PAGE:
One of the biggest questions I often get asked is “What gear do I need as a triathlete getting started?”. This is a great question to ask as our sport has a lot of gear that you can buy, but do you really need it to get started? You’ll need a few basic items such as goggles, tri clothes ( you can’t race naked, the raced directions frown upon that idea) and a bike. Once you have those, you’ll want to look into a few other basics to make your training and racing more enjoyable and successful.
Wondering what to get your favorite triathlete or what else to add to your holiday wish list? Balance Triathlon Training has hand-selected these cool finds. https://www.pinterest.com/balancedtri/2015-triathlete-holiday-gift-list/
I’m the luckiest coach ever. I don’t mean to brag, but I do have the best group of athletes! Whenever I think about the athletes I have the privilege to coach, all I can do is smile and beam with pride. This past weekend, at Ironman Chattanooga, I watched three of my athletes reach a milestone as they each became a first time Ironman. I had other athletes who volunteered and cheered at the race in support of their teammates. The same weekend, I had another athlete who completed her first 70.3 and qualified for the USAT World Long Course Championship. 2015 has been a great season of PR’s and accomplishments, but it’s the camaraderie and dedication to the sport that makes me the proudest!
We are a team. We support each other during workouts and races. Our cowbells ring loud and our Facebook posts celebrate each other’s accomplishments. While as coach, I don’t always know every conversation that happens on a run or while on a long bike ride, I do know my athletes are there for each other. My athletes are awesome at finding the best in each other. They help each other reach their goals and find the balance between training and life.
The 2015 season has been amazing! I can’t wait to see how a late season race will turn into a PR for one athlete (No pressure KL!). Now is a time of celebration and to look forward to the 2016 season. I am looking forward the incredible journey two more athletes will take as they work towards becoming Ironwomen. I am looking forward to seeing athletes set new PR’s. Most importantly, I am looking forward to a great season where my team is supporting each other as they reach their goals in a balanced approach.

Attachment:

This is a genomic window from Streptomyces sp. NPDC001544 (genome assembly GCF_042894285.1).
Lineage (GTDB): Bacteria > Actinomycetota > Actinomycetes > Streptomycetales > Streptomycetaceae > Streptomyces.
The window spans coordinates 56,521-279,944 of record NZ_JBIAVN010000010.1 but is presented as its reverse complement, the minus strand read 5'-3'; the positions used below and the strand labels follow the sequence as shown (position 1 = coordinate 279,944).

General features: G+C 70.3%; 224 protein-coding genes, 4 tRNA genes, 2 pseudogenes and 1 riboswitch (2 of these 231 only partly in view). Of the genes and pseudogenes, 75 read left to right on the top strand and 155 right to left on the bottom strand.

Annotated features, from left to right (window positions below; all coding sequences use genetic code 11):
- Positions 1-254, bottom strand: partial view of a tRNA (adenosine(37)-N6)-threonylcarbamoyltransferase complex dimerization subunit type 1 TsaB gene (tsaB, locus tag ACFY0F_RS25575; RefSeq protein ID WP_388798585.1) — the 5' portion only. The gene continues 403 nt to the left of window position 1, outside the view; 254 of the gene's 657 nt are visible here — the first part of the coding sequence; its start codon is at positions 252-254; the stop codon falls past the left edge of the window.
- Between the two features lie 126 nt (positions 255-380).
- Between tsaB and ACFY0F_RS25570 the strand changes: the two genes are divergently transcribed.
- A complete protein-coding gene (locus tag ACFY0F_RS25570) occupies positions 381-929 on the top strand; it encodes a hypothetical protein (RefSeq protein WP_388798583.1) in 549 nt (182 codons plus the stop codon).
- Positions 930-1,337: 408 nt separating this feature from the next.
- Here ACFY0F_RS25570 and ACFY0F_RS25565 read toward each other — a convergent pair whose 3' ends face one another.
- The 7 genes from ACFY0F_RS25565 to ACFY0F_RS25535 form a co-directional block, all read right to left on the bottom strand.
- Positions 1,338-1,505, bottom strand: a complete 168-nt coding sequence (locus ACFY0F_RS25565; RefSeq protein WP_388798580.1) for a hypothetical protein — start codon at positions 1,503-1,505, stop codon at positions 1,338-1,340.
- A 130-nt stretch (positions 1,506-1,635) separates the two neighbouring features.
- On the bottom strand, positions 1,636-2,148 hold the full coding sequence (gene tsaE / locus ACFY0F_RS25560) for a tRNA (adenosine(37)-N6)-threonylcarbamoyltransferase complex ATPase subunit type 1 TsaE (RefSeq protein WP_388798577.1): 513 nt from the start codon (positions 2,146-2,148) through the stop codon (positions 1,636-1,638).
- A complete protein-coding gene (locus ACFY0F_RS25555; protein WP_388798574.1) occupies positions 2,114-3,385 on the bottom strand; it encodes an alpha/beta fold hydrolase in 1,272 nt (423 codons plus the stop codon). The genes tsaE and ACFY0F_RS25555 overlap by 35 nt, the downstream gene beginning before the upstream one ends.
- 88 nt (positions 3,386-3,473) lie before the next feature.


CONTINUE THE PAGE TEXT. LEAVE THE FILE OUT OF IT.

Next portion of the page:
Training with a group can make your workouts more fun, just make sure to have a plan. Most group training rides are focused on building aerobic capacity and camaraderie. Working on aerobic capacity is an important part of a balanced training program. When riding with a group, try finding other triathletes who are similar in ability. If you’re in a group with mixed abilities, discipline is very important. You’ll want to know your training level and ride to that level. Don’t let the group push you too hard or hold you back too much. Continue reading
It is so hard for athletes to get up early and get their workouts in the morning. The biggest reason I encourage my athletes to get their workouts done early in the morning is that by getting them done early in the day, nothing else gets in the way of the workout. I know how easy it is to put off a workout, thinking you’re going to get it done later in the day, only to have other life commitments get in the way. A couple of tips for committing to waking up early to get your workout done: 1. Go to bed at a reasonable time every night. Staying up late won’t help you get up early. 2. Start your new early morning routine on the weekend, rather than Monday. You can always take a nap later if you’re feeling tired so go ahead and get up early! 3. Consistency. Plan to get up the same time every day, even when you’re not working out. You might even try waking up early (early enough to workout) for an entire week before you add in the workouts. 4. Find a buddy. It really helps finding another brave soul who is willing to commit to those early morning workouts. You will feel more committed when you know someone else is counting on you to be up that early too. 5. Last resort…. put that alarm clock or phone across the room so you have to get up to turn it off. While your at it, put those workout clothes next to your alarm so you won’t be tempted to go back to sleep.